Many people have bucket lists of things they want to do before they die. However, it’s just as important to make sure that you have some things sorted out before you retire, as well. While everyone has different ideas of what their retirement will look like, here are 10 things you should put on your retirement bucket list and accomplish before you retire.
Get out of debt
When you retire, you will likely be on a fixed income. This might come from your pension, retirement funds, Social Security, or a mix of the three. When you are on a fixed income, you do not want debt or any other money wasters eating away at the money you are expected to live on.
To avoid debt taking up your fixed income, you should work to get out of debt before you retire. You can work to eliminate your monthly debt payments including credit card payments, auto or student loans, and your mortgage. While it might be difficult to double down on your debt, it will help you to become more financially secure in your golden years.
Review and update your estate plan
As you near retirement, take the time to review your estate plan. Your lifestyle will likely change quite a bit in retirement. Therefore, it’s wise to review your end of life planning. You should have a will, a power of attorney, and medical directives laid out.
It’s especially important to ensure that your will not only provides financially for your loved ones after you die, but also that it’s legally binding. Take the time to work with an estate attorney or other professional to ensure that your will and other directives meet your state’s legal requirements and guidelines. You should also take the time to make any updates to your asset allocation between your beneficiaries.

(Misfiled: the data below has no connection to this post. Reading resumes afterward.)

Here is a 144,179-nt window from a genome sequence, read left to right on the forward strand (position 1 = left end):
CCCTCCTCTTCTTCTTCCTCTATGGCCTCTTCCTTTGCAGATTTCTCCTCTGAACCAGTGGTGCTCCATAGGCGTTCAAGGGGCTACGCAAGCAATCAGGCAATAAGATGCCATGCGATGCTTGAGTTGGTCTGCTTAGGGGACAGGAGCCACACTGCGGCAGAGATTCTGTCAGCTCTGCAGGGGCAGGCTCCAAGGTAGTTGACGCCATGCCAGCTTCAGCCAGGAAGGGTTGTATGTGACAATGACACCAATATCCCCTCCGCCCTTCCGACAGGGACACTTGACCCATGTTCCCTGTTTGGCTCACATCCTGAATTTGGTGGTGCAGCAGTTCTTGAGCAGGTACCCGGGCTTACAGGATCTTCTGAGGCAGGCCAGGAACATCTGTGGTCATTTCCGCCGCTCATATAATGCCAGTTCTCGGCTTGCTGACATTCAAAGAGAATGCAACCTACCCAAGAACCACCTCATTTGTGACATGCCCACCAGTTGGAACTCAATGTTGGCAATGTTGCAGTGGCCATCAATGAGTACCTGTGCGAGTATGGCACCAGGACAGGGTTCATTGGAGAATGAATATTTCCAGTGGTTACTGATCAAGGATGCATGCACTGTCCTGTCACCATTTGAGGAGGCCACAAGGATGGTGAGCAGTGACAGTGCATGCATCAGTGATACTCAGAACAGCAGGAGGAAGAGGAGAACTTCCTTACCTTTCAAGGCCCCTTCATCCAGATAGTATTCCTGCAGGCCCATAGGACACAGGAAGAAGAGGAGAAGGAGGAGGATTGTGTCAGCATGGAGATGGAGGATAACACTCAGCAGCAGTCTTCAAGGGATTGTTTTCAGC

Freshen up on your Social Security knowledge
There are a lot of false rumors about Social Security, so it’s important to take the time to brush up on what you know about it. Additionally, you should take the time to understand what Social Security benefits you’re eligible for.
For example, you may already know that you are eligible to start receiving Social Security at age 62. However, you might not realize that there are benefits to delaying the age you begin collecting payments. Taking the time to learn about Social Security and decide when it’s best to start collecting can pay off in the long run.
Crunch your retirement numbers
Before you retire, you should take the time to understand how much you’ll need in retirement and how your accounts will provide income. Common sources of retirement income include Social Security, a pension, your employer’s 401(k), other retirement accounts, passive income sources, and more. Some people choose to work part-time in retirement, as well.
You may want to consult with a financial planner to help you plan how much you’ll need, how much you currently have saved, and how to fill in any gaps. You will also want to take the time to estimate your expenses in retirement to confirm you have the income to cover them.
Take stock of your life insurance policies
As you approach retirement, make sure that your life insurance policies will cover you and your family after you leave the workforce. It’s important to be properly insured so that your family is taken care of if you die prematurely, especially if they are still dependent on your income.